Storms replenish key reservoirs amid California drought
Full reservoirs and lush snowpack in Northern California are critical for the entire state. Lake Shasta, the state's largest reservoir, is at 79 percent capacity.
Paul Kitagaki Jr./Sacramento Bee via AP
Four straight days of rain have replenished several key reservoirs in Northern California, delighting a state in its fifth year of drought and raising hopes that water-use restrictions might be eased.
The series of storms that started late last week drenched the state, closing roads and schools while causing flooding and power outages.
Northern California was the hardest hit over four days. Other parts of the state saw the heaviest rainfall late last week.
Forecasters had issued an avalanche warning that expired Monday along the crest of the Sierra Nevada, where the highest peaks received up to 5 feet of snow over the weekend. The snowpack normally stores about 30 percent of the state's water supply.
As the latest storm weakened, warm temperatures and blue skies were forecast throughout California during the rest of the week.
The El Nino-related storms led to the death Sunday of a highway patrol officer who was struck while directing traffic on a snowy Sierra Nevada freeway.
Full reservoirs and lush snowpack in Northern California are critical for the entire state as the water eventually flows to the agriculture rich Central Valley and densely populated Southern California, which has seen relatively little rain this winter.
In Northern California, officials reported that lakes Shasta and Oroville haven't been as full since 2013.
Lake Shasta, the state's largest reservoir, was at 79 percent capacity and at 103 percent of its historical average for this time of year.
The 21-mile long reservoir north of Redding now holds 3.6 million acre-feet of water, enough to supply 3 million to 6 million households for a year.
"It's definitely welcome news, but it's kind of a mixed bag for us," said Shane Hunt, a spokesman for the US Bureau of Reclamation. "We still don't have water in all the right places to meet demand going into peak season."
For example, man-made Lake Melones in the Sierra Nevada foothills remains at just 22 percent of capacity and well below the historical average.
The state's second largest reservoir, Lake Oroville, was at 70 percent of capacity and 97 percent of its historical average. Folsom Lake, 25 miles northeast of Sacramento, was at 69 percent of capacity.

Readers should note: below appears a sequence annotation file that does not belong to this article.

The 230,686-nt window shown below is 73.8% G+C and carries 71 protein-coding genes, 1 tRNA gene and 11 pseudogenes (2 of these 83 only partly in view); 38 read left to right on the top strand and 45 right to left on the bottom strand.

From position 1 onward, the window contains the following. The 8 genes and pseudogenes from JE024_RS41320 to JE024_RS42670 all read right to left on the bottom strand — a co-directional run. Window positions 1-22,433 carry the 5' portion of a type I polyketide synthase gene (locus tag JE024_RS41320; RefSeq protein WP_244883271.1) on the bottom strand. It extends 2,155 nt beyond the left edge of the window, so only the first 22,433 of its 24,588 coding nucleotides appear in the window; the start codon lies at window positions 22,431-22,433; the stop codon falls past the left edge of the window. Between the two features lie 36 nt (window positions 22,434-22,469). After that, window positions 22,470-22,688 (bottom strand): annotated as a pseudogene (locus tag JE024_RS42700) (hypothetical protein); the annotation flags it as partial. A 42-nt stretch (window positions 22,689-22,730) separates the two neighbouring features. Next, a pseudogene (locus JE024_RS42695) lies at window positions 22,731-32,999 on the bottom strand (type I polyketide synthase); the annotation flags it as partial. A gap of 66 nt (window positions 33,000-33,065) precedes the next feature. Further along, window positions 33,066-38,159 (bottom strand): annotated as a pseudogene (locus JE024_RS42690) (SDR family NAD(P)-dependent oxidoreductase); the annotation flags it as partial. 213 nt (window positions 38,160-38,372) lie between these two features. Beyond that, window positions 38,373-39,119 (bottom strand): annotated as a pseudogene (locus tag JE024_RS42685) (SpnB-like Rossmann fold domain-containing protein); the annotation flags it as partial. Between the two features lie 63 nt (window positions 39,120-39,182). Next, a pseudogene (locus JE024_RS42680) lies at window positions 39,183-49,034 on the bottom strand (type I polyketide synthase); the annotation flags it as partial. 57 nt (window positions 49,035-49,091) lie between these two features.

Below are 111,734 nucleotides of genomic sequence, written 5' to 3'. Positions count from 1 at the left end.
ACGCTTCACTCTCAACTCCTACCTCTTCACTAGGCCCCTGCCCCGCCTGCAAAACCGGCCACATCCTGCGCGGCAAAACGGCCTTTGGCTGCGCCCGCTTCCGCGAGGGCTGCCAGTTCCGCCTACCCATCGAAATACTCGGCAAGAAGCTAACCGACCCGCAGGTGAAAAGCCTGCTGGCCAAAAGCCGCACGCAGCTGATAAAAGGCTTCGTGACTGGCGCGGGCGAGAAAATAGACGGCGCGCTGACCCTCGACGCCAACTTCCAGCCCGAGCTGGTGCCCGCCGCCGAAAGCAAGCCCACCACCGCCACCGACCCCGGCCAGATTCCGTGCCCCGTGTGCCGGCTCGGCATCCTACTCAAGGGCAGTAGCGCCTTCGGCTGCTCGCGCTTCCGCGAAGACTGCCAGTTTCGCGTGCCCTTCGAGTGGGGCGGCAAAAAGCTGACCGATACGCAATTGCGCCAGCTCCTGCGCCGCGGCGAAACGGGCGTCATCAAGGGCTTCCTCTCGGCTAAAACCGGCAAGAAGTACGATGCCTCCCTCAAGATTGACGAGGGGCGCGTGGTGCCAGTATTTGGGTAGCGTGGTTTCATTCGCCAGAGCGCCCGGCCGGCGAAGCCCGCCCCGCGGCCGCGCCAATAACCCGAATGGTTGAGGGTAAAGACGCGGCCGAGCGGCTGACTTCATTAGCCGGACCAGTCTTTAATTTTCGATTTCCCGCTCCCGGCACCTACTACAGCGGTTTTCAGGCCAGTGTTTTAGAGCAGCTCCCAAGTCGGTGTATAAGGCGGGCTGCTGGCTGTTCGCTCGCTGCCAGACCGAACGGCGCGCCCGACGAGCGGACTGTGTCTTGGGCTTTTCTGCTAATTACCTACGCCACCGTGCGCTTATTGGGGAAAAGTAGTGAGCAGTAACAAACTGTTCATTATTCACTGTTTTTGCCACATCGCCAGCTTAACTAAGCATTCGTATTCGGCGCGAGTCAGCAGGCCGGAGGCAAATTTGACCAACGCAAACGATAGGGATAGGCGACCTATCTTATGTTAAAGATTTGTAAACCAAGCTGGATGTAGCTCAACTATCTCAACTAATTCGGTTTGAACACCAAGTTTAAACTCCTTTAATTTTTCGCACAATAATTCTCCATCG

Gov. Jerry Brown ordered mandatory cutbacks of 25 percent in water use last year. George Kostyrko, spokesman for the State Water Resources Control Board, said the panel will reconsider restrictions in May.
"March is really looking good so far and we're hoping for an awesome April, but we can't revisit our regulations until the end of the water year, which is April," he said.
Heavy snow fell throughout the weekend in the Sierra Nevada, where California Highway Patrol officer Nathan Taylor died late Sunday after being struck Saturday by an out-of-control Nissan Pathfinder on Interstate 80 near Truckee, Calif.
The 35-year-old officer had been directing traffic around an accident when he was hit and knocked several feet into the air.
The weather was so bad that the officer had to be taken to a Reno, Nevada, hospital by ambulance instead of helicopter. Officer Taylor died after undergoing surgery.
The CHP said Taylor was married and had three sons, ages 3, 5, and 8.
"It is an incredibly sad day for Officer Taylor's family, the CHP, and the state of California," CHP Commissioner Joe Farrow said in a written statement. "The loss of an officer protecting our community is truly devastating."
The CHP is investigating.
Two people in Northern California died earlier this month in previous storms. One woman drowned after the car she was riding in drove into floodwaters in the Sacramento area. Another person was killed in the San Francisco Bay Area when a car jumped a roadway and hit trees.